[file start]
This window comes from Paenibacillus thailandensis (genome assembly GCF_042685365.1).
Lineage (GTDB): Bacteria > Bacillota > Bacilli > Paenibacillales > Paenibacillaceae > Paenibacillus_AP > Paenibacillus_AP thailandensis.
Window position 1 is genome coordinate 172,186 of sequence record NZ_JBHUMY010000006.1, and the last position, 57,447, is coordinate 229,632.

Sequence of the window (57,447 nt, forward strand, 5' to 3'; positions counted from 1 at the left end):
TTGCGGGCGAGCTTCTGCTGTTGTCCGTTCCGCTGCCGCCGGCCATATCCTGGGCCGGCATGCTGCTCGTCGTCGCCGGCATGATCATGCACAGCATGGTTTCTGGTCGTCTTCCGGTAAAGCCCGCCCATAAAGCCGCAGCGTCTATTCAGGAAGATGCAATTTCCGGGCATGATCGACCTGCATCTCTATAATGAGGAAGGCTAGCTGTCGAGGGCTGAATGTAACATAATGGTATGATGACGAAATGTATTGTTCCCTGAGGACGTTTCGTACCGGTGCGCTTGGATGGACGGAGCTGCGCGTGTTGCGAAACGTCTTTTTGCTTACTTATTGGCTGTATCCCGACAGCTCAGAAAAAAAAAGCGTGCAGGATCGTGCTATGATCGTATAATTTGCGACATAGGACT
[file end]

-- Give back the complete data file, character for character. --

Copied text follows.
This window comes from Paenibacillus thailandensis (genome assembly GCF_042685365.1).
Lineage (GTDB): Bacteria > Bacillota > Bacilli > Paenibacillales > Paenibacillaceae > Paenibacillus_AP > Paenibacillus_AP thailandensis.
Window position 1 is genome coordinate 172,186 of sequence record NZ_JBHUMY010000006.1, and the last position, 57,447, is coordinate 229,632.

Sequence of the window (57,447 nt, forward strand, 5' to 3'; positions counted from 1 at the left end):
TTGCGGGCGAGCTTCTGCTGTTGTCCGTTCCGCTGCCGCCGGCCATATCCTGGGCCGGCATGCTGCTCGTCGTCGCCGGCATGATCATGCACAGCATGGTTTCTGGTCGTCTTCCGGTAAAGCCCGCCCATAAAGCCGCAGCGTCTATTCAGGAAGATGCAATTTCCGGGCATGATCGACCTGCATCTCTATAATGAGGAAGGCTAGCTGTCGAGGGCTGAATGTAACATAATGGTATGATGACGAAATGTATTGTTCCCTGAGGACGTTTCGTACCGGTGCGCTTGGATGGACGGAGCTGCGCGTGTTGCGAAACGTCTTTTTGCTTACTTATTGGCTGTATCCCGACAGCTCAGAAAAAAAAAGCGTGCAGGATCGTGCTATGATCGTATAATTTGCGACATAGGACT